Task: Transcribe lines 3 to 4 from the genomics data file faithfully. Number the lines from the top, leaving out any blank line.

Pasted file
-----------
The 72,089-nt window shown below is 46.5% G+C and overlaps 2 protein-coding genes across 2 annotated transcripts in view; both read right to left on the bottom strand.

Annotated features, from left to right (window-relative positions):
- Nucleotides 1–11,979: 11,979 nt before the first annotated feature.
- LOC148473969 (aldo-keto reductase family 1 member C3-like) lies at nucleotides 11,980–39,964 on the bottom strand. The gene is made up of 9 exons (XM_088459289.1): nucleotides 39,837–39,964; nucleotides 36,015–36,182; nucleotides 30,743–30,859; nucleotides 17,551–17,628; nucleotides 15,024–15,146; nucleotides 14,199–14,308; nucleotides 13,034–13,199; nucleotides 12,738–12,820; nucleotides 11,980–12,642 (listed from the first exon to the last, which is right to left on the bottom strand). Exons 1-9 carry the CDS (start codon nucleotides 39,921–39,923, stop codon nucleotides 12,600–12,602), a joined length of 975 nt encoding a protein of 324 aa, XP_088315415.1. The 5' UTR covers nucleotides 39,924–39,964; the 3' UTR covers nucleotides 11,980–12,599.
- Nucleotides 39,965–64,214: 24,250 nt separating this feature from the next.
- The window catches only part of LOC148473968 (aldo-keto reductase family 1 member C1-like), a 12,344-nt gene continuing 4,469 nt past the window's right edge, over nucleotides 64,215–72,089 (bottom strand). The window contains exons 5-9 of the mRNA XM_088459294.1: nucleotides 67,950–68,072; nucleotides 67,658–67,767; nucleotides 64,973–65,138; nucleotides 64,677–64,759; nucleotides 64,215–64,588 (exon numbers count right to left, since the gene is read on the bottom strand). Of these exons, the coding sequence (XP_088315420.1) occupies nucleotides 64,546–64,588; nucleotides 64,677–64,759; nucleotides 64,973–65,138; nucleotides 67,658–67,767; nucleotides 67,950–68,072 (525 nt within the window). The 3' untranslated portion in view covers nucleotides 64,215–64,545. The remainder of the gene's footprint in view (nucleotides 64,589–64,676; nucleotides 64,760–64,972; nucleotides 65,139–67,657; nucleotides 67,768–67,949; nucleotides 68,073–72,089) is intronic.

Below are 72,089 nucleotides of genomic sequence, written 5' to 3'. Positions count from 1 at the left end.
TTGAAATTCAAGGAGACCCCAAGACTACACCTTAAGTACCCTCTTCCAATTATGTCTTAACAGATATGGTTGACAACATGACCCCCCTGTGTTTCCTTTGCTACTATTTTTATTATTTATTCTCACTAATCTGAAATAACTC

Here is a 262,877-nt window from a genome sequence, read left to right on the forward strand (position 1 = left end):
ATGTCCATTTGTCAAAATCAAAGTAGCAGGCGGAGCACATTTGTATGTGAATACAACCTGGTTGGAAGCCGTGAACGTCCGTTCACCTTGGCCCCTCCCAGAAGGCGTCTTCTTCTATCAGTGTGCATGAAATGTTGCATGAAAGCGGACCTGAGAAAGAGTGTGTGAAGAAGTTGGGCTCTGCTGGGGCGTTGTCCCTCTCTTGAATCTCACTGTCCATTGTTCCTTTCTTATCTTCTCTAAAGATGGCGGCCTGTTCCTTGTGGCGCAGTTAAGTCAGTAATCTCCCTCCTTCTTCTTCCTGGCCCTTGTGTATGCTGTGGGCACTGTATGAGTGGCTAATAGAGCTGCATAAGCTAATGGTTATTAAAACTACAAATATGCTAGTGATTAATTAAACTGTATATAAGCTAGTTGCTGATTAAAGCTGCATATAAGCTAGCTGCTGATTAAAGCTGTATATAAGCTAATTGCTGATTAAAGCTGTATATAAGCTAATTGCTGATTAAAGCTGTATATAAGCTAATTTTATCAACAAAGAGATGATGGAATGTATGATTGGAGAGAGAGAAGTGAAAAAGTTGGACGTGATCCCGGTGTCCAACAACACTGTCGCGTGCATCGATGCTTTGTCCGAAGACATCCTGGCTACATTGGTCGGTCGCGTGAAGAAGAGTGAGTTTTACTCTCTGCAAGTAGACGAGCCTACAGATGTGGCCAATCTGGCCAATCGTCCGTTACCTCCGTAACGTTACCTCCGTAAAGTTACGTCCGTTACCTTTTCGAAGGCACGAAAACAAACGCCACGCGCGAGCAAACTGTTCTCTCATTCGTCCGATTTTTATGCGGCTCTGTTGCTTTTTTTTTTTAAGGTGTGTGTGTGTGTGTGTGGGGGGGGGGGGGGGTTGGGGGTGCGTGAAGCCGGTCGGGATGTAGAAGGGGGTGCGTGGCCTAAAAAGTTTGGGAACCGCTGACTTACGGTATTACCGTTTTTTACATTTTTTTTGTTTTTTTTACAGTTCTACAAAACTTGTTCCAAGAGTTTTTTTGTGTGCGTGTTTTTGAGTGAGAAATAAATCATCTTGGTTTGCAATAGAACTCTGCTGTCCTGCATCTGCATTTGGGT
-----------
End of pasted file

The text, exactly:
- Nucleotides 1–11,979: 11,979 nt before the first annotated feature.
- LOC148473969 (aldo-keto reductase family 1 member C3-like) lies at nucleotides 11,980–39,964 on the bottom strand. The gene is made up of 9 exons (XM_088459289.1): nucleotides 39,837–39,964; nucleotides 36,015–36,182; nucleotides 30,743–30,859; nucleotides 17,551–17,628; nucleotides 15,024–15,146; nucleotides 14,199–14,308; nucleotides 13,034–13,199; nucleotides 12,738–12,820; nucleotides 11,980–12,642 (listed from the first exon to the last, which is right to left on the bottom strand). Exons 1-9 carry the CDS (start codon nucleotides 39,921–39,923, stop codon nucleotides 12,600–12,602), a joined length of 975 nt encoding a protein of 324 aa, XP_088315415.1. The 5' UTR covers nucleotides 39,924–39,964; the 3' UTR covers nucleotides 11,980–12,599.